High-end tourism is now the most important industry in TCI. Club Med arrived in the 1970s and low key tourism continued until the 90s when the islands’ tranquil and untarnished beauty was discovered by wealthy travellers, many of whom have built multi-million dollar residences or purchased condominiums on some of the world’s most spectacular real estate. These high rollers have attracted entrepreneurial restaurateurs and world class chefs, giving rise to a sophisticated dining scene on Provo.

The new wave of expat chefs started using conch raw in ceviches and salads. Conch in ceviche is typically mixed with chopped red onions, tomatoes and bell peppers and dressed simply with lime juice. A gourmet version I enjoyed at the elegant Opus Wine Bar Grill was kicked up a level with a marinade of mixed citrus juice and sesame oil. Inspired to try conch every way I could find it, I convinced my buddy Anne DesBrisay, restaurant critic for the Ottawa Citizen, to join me on a conch tasting tour of the island. We borrowed a couple of bicycles from the Ocean Club West’s turquoise fleet, slapped on some sunscreen and set off.

Provo bicycles
Provo bicycles

If I was smarter I’d have ridden in front — upwind of Anne’s exuberant warbling of rock n’ roll tunes in a church choir voice – but I let her take the lead. Wheeling along in shorts and flipflops under an azure sky, we stopped wherever we found a new conch dish on a menu and traded votes for the most creative uses of Strombus gigas. We had conch and sweet potato soup, conch ravioli, conch wontons, conch crepes, jerk conch, stir-fried conch and champion dish at the 2011 Conch Festival, conch empanadas. Conch burgers were nothing to write home about but chowder — interpreted differently everywhere we tried it, was a winner every time.

I vowed to leave with a recipe for my new favourite soup in my pocket. Abigail Marlow, co-owner of Opus Wine Bar Grill and Seaside Café (located in Ocean Club’s sister resort, Ocean Club West), kindly obliged with her recipe for a creamy tomato-based chowder studded with tender nuggets of conch, flavoured with herbs and spiked with scotch bonnet peppers. At da Conch Shack, a funky pink and blue eatery overlooking a gorgeous little beach at the eastern end of Grace Bay, I wheedled the recipe for a terrific conch creole from chef Mark Clayton.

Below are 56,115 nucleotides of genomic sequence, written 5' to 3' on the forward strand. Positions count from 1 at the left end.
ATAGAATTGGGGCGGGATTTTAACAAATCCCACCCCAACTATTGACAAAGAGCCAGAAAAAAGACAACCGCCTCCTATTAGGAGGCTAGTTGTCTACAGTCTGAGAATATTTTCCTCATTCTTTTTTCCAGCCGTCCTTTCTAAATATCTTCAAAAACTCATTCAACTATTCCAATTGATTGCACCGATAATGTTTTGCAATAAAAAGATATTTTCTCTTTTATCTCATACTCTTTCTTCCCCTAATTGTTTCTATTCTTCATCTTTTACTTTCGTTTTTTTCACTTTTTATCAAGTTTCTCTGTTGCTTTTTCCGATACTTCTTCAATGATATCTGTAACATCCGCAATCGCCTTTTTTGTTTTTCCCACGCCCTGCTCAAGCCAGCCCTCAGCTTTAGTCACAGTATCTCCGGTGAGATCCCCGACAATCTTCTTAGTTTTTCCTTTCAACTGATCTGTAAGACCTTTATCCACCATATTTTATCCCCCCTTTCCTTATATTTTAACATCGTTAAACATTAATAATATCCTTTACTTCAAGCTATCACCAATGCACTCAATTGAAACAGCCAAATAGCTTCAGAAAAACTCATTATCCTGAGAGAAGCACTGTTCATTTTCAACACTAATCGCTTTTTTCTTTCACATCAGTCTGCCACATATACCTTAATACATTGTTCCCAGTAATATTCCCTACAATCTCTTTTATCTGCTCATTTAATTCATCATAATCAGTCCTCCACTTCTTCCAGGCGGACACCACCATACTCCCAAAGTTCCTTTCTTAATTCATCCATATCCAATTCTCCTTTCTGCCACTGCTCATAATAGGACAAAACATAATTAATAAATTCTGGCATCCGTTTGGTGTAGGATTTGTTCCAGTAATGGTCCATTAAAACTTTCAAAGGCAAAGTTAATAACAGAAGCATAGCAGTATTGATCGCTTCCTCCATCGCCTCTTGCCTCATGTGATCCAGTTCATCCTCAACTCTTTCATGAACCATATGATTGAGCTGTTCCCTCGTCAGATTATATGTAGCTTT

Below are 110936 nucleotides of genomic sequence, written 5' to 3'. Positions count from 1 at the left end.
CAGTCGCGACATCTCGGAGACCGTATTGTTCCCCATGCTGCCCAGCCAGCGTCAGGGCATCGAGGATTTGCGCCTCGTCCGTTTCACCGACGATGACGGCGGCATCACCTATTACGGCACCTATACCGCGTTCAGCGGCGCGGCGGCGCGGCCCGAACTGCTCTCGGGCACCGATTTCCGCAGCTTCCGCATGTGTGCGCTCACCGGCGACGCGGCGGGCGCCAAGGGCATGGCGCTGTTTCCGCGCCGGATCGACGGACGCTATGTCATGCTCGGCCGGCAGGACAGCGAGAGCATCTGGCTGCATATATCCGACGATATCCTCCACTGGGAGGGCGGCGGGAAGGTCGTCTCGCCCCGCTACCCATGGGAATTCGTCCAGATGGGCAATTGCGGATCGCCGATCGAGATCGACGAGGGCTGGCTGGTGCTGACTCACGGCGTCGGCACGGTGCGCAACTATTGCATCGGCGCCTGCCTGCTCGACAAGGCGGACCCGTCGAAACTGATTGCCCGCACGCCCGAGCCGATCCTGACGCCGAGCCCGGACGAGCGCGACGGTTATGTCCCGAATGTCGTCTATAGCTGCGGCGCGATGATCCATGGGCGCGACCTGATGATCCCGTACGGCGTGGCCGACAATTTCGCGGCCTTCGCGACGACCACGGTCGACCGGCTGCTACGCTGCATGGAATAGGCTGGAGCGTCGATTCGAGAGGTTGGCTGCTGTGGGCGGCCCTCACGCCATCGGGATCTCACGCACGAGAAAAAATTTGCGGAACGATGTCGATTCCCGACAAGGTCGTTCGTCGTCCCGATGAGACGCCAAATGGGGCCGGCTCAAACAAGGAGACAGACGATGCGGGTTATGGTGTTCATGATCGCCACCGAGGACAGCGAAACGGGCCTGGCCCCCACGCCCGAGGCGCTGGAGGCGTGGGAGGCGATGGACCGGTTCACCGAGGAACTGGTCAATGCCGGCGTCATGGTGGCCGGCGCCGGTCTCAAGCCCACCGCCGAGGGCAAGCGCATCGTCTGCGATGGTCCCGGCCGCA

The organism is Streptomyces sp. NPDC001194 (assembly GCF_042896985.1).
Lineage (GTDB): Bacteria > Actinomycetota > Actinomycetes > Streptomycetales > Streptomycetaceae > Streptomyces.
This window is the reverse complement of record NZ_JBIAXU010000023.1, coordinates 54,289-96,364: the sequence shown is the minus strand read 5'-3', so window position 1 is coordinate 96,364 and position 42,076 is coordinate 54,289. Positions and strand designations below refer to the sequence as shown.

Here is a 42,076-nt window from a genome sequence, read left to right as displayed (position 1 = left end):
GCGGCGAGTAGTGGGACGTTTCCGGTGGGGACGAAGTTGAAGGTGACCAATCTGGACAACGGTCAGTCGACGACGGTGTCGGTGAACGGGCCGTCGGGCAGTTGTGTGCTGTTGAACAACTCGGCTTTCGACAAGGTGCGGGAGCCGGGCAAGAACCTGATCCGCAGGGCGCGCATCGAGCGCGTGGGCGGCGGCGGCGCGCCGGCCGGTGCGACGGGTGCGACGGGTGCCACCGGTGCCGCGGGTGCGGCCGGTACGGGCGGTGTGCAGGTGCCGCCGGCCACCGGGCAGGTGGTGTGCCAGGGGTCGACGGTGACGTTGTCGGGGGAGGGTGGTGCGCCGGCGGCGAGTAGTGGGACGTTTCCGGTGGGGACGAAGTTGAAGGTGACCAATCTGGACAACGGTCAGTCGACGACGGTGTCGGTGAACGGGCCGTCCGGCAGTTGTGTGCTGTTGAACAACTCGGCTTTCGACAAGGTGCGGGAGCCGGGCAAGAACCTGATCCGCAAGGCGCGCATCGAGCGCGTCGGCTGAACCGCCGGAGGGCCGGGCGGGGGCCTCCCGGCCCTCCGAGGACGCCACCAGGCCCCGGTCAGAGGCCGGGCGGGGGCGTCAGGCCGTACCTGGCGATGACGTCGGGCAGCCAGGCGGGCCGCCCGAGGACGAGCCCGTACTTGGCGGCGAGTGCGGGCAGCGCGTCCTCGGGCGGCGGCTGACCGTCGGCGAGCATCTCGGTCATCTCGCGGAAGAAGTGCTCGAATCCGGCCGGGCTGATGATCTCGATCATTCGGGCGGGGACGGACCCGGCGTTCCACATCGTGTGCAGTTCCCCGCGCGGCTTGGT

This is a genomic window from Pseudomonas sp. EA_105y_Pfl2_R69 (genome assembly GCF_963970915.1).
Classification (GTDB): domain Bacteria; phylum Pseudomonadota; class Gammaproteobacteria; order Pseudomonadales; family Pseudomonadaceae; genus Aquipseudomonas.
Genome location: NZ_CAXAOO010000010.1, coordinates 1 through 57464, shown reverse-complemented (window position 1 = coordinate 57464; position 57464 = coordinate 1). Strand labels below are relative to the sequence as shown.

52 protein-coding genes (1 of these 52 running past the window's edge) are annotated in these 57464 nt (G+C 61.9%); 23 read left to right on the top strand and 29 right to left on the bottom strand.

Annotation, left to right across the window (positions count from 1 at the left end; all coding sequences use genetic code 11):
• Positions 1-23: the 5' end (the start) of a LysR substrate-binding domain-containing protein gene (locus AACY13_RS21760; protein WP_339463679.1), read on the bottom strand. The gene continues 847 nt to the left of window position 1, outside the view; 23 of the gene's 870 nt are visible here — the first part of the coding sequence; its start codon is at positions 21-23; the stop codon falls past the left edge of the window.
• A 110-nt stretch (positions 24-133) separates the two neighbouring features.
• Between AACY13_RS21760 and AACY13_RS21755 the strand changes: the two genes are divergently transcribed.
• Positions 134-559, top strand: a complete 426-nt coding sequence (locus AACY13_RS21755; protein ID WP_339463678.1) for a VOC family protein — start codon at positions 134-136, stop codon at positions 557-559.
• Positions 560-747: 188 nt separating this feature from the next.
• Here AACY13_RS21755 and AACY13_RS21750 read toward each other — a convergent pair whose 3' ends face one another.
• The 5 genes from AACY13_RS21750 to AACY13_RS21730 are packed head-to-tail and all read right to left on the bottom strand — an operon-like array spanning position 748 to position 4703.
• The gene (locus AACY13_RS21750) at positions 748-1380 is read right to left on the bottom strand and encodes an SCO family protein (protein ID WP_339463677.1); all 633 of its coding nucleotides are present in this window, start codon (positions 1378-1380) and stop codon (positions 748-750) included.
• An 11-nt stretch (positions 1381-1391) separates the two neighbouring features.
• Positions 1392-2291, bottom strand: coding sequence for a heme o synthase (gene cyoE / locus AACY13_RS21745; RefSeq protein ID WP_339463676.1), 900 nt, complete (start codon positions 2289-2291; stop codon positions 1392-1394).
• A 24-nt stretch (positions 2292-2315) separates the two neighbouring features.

Conch Chowder
Conch Chowder

Our vote for the best non-traditional conch dish went to conch Bolognaise, created by British chef Paul Newman at Coyaba, an elegantly rustic restaurant in a pretty tropical garden setting. ”Conch has more protein than any other shellfish,” explained Newman. “I wanted to showcase its meaty texture, so I cooked it like beef, in red wine.” In place of spaghetti, this Bolognaise came with a custardy timbale of truffle and parmesan infused linguine. Apparently Beyoncé and JayZee like Newman’s cooking. We were not surprised.

If you’re not obsessed with conch or (heaven forbid!) don’t like it, try a different TCI delicacy, the fat-tailed local lobster. These pristine beasts are at their best when simply grilled and served with the luscious tail meat bursting out of its dayglo orange shell. Catch of the day is another great option, especially in fish tacos. Snapper, grouper and mahi mahi were on the menu when we were in Provo but the catch varies according to the weather and how far out to sea the fishermen can go.

Having eaten more than our fare share of conch we were relieved to learn that although queen conch populations in some areas of the Caribbean (including Honduras, Haiti, and the Dominican Republic) are threatened, according to CITES, conch fishery in TCI is well managed. The TCI Conch Farm was established by Chuck Hesse, an American yachtsman who was shipwrecked on a Provo reef in 1976 and decided to stay. He built a conch hatchery on the north-eastern tip of Provo in the 1980s and began raising conch commercially for export. The facility suffered extensive hurricane damage in 2007 and 2008 and was furthered battered by hurricane Irene in 2011. Currently the farm produces conch only for the local market but it’s open to visitors and a tour is a great way to learn about the life cycle of these tasty molluscs.

Conch take three years to mature and can live for up to 40 years. Conchs harvested from the sea for food are generally around ten years old. In order to bring conch to market faster, the Conch Farm encouraged local chefs to experiment with conch “escargot,” smaller conch that can be cooked like snails. The larger conch they sell to local restaurants are around four years old.

Chef Alix Saimpha
Chef Alix Saimpha

“Chuck’s conch is the best,” declares chef Alix Saimpha, creator of the Conch Festival’s trophy winning empanadas. “It’s sweeter than wild conch and the quality is consistent. I’d use it all the time if I could get it.”

And I’d eat conch all the time if I could get it as fresh as I found it in Turks and Caicos and dine with my toes in powdery sand on the most beautiful beach in the world.

Susie Ellison’s primary motivation is to eat the world. She travels light but always has salt and pepper, hot sauce and a bottle opener in her suitcase. She steadfastly maintains that eating every conch dish available in Provo was her idea, not Anne’s.